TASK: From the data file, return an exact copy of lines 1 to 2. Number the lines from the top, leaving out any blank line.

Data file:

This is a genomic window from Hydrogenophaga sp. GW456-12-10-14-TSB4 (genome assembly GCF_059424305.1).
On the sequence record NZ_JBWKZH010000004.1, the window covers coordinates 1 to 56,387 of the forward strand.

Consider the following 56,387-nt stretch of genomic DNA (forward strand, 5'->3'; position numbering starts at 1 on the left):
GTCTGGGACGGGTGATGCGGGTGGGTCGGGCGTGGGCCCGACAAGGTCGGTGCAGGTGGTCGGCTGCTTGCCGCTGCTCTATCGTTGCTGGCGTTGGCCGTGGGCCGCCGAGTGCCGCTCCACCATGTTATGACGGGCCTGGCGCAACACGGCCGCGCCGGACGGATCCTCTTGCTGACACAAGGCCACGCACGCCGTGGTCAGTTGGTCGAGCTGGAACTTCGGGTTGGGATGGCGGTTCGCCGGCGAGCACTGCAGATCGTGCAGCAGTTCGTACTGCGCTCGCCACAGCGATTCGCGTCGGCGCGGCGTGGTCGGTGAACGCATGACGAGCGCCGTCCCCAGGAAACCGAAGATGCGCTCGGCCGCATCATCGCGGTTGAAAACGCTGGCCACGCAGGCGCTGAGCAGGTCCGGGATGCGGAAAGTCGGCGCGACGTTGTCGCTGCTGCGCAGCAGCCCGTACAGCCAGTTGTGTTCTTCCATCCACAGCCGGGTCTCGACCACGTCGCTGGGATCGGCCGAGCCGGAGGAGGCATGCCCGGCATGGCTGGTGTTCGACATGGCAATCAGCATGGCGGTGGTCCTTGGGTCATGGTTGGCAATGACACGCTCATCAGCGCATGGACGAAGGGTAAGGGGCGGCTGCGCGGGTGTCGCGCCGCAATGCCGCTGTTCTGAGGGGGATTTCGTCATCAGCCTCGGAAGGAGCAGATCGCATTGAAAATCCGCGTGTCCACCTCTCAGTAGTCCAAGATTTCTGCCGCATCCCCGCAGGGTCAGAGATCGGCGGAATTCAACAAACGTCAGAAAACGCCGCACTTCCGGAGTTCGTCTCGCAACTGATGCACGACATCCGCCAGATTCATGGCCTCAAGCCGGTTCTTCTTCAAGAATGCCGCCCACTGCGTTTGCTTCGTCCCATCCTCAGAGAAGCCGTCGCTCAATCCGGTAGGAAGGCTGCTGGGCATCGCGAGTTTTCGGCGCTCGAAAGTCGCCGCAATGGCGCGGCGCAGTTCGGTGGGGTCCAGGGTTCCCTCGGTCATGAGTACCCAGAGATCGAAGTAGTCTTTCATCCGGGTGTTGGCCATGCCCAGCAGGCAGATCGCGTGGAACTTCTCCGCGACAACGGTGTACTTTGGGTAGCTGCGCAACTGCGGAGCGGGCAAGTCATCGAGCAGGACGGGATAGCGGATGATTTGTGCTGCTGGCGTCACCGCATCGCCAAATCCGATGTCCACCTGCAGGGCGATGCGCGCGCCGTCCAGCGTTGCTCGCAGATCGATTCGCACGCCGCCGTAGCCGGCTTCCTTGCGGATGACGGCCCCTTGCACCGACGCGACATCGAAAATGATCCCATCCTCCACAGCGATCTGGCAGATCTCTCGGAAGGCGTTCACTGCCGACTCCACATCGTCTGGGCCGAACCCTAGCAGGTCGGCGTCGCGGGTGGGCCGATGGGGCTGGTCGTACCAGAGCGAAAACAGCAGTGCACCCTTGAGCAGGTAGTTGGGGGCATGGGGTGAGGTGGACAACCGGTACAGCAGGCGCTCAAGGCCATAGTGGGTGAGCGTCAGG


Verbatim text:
This is a genomic window from Hydrogenophaga sp. GW456-12-10-14-TSB4 (genome assembly GCF_059424305.1).
On the sequence record NZ_JBWKZH010000004.1, the window covers coordinates 1 to 56,387 of the forward strand.